The Psychology of Performance: How to Be Your Best in Life
HDRips | M4V/AVC, ~1988 kb/s | 1280x720 | Duration: 12:19:33 | English: AAC, 192 kb/s (2 ch) | + PDF Guide
Size: 11.2 GB | Genre: Psychology

In addition to the scientific research, Dr. O'Connor brings a wealth of anecdotal examples from his twenty years of clinical experience working with youth, college, international, and professional athletes; health professionals; and corporate executives.

His easy-going manner, ability to make scientific theory and research results accessible to all, and numerous illustrative videos and demonstrations provide an energetic and interactive learning environment.
Sport Psychology for the Athlete and Non-Athlete
If you are an elite athlete-or aspire to become one-The Psychology of Performance will help you better benefit from your practice and identify the mental and emotional approaches that will best support your performance goals over the long term. But whether or not you have any connection to the world of sports, this course will help you achieve your personal goals in your chosen field of performance. As Dr. O'Connor explains, the work of a sport psychologist is not defined by sport, but by the science of performance psychology, the mental aspects of superior performance in settings where excellence is central-often sports, but also the performing arts, business, high-risk professions such as the military, and many other fields.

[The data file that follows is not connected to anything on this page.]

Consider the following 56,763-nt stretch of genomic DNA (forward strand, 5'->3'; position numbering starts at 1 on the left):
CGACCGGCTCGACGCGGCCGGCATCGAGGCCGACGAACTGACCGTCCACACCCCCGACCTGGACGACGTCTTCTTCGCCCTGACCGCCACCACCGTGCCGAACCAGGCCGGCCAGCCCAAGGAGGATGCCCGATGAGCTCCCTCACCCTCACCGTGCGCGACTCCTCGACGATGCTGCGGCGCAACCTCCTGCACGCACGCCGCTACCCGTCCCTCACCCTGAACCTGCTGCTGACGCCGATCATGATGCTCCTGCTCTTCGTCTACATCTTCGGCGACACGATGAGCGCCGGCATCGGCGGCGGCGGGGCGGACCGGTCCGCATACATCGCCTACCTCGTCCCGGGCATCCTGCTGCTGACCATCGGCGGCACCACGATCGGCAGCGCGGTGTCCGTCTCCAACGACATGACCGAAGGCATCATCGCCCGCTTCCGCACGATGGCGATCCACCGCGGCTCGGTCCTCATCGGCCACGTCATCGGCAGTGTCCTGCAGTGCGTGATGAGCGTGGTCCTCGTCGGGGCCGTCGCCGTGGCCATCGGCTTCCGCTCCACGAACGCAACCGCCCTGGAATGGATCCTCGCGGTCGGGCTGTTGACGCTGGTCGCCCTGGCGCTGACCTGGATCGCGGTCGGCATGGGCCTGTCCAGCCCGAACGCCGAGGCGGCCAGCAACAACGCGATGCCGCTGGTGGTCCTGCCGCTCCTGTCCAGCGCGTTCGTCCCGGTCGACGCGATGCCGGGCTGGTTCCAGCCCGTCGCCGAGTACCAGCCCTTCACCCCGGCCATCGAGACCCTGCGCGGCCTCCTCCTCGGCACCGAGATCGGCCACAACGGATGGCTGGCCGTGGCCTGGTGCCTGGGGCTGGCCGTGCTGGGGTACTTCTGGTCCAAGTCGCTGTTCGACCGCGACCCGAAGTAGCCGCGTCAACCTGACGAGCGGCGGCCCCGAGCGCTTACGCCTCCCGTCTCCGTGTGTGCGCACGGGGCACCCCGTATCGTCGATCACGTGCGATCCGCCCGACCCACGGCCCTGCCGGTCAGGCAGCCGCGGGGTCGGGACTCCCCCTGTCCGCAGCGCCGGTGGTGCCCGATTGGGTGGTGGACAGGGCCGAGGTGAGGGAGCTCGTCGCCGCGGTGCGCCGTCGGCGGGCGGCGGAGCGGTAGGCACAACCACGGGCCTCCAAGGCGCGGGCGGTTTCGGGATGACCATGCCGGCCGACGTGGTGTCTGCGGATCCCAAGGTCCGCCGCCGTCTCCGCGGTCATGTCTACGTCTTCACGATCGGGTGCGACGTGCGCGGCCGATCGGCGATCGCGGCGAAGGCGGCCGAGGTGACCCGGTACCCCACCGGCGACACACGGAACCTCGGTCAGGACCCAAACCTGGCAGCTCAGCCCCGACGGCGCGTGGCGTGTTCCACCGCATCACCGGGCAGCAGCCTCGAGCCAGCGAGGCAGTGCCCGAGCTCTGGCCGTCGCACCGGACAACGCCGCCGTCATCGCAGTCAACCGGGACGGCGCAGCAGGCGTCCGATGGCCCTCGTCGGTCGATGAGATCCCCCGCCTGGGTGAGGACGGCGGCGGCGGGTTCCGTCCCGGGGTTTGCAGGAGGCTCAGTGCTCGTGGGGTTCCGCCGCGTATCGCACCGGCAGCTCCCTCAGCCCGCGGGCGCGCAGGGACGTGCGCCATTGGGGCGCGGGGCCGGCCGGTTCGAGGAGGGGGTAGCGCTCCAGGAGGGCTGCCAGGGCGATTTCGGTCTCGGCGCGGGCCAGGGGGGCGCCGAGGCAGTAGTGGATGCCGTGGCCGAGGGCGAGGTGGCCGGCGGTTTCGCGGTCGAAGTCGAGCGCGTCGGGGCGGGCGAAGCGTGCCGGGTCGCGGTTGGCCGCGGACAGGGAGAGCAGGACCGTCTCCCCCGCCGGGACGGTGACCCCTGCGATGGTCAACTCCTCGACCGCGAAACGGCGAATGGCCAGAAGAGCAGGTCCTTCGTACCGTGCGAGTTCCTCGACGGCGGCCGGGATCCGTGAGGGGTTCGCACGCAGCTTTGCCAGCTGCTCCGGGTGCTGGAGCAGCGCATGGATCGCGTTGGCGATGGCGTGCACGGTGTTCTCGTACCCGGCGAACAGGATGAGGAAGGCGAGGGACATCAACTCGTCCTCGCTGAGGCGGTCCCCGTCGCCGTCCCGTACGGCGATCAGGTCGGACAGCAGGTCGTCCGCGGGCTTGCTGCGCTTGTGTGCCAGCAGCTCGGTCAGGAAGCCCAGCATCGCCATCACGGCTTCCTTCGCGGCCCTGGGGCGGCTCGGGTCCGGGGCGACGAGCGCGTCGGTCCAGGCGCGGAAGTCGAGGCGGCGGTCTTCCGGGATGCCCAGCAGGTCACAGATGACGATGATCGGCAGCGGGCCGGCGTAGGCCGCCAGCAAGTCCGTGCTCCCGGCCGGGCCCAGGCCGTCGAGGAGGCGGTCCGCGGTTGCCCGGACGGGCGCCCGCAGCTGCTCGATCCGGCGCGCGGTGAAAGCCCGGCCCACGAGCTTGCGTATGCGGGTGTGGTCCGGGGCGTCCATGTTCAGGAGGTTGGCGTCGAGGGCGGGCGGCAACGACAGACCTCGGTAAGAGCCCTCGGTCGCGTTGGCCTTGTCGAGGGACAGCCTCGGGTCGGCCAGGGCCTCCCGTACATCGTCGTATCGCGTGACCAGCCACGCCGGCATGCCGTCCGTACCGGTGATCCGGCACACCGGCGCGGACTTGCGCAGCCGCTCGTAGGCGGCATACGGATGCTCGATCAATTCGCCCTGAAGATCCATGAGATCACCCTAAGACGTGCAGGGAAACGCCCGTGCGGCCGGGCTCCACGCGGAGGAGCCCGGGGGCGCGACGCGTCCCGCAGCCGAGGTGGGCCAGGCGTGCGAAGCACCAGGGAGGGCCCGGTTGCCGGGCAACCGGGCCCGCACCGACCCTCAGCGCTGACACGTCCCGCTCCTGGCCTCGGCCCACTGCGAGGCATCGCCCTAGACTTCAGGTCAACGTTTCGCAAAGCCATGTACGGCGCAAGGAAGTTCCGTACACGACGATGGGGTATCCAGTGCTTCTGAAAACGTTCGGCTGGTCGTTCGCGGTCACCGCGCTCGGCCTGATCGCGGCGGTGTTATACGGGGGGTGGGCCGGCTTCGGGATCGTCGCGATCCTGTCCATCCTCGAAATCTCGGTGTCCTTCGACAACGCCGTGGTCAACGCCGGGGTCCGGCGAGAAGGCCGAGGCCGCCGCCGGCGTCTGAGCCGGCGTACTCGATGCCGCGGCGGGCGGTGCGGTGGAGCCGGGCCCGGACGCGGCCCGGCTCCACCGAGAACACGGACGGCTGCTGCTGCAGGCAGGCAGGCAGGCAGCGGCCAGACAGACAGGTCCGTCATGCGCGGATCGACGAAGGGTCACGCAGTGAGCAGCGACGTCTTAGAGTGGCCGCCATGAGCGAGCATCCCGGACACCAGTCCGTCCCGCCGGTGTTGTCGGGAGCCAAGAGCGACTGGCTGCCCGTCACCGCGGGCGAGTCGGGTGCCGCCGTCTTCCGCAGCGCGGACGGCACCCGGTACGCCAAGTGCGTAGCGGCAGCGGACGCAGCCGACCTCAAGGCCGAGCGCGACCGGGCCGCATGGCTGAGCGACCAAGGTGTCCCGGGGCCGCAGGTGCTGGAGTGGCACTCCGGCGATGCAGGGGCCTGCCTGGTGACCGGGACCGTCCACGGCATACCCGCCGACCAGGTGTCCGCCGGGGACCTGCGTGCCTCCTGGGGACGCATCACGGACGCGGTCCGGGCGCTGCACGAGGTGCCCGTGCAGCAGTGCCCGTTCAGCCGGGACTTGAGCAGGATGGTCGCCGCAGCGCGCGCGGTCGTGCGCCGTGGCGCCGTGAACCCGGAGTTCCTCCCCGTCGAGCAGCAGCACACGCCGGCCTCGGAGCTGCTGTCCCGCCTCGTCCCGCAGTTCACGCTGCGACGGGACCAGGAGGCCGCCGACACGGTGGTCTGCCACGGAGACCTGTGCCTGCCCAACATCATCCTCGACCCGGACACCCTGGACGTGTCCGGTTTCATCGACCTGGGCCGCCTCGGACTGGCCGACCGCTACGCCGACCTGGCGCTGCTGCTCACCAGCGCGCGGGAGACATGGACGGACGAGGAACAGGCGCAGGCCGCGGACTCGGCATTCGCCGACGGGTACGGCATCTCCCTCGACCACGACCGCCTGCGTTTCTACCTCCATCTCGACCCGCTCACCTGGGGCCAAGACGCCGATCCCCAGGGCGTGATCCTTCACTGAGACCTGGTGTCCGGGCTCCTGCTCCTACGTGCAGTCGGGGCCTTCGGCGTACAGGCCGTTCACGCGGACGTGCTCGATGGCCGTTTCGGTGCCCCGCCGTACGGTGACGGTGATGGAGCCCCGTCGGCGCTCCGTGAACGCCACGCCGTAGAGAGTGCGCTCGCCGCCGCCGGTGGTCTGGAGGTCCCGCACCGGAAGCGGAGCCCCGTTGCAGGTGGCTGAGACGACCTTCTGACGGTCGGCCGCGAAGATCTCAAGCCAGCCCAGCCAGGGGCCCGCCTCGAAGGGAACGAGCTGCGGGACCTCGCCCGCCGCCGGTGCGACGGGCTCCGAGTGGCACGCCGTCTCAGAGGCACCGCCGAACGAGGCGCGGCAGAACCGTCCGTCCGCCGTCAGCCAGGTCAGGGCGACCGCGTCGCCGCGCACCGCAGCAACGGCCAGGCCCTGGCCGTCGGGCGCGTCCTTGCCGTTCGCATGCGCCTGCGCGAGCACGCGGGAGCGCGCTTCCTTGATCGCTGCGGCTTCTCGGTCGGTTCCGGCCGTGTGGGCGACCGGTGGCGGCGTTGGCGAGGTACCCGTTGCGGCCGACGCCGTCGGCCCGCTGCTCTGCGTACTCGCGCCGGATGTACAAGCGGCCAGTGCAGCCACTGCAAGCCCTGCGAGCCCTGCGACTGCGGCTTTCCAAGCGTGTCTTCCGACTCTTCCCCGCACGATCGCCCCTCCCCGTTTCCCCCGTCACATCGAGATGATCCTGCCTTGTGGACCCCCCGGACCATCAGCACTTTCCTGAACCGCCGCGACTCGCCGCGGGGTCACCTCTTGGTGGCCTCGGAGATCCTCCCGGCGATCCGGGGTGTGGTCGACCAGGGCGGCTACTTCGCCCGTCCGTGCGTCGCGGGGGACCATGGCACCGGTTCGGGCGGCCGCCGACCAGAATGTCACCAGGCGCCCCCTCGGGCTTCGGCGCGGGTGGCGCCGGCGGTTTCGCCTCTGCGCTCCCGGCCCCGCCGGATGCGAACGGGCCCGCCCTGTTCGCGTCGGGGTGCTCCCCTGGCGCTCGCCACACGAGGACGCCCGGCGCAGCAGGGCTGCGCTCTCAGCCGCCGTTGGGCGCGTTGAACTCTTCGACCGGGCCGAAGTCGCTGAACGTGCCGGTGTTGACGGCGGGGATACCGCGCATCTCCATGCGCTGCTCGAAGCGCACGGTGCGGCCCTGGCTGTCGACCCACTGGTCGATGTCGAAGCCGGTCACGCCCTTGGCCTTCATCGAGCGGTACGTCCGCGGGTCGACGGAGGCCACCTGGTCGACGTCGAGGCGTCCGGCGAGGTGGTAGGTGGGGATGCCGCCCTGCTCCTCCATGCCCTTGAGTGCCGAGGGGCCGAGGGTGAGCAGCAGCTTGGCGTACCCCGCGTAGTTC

In Dr. O'Connor's work and in this course, sport is a lens through which to view the issues of practice, anxiety, injury, confidence, and more-issues that apply to any performer. And, if you are the parent of a young athlete or performer, Dr. O'Connor will help you understand this journey from your child's perspective and how to best support him or her along the way, too.
In these 24 exciting half-hour lectures, Dr. O'Connor explains why:
Practice might not lead to peak performance,
Excellence in anything isn't easy or natural,
Talent is not necessary (and can even be a disadvantage),
You are not limited by genetics,
Positive thinking can get in your way, and
Being a perfectionist can help you-and hurt you.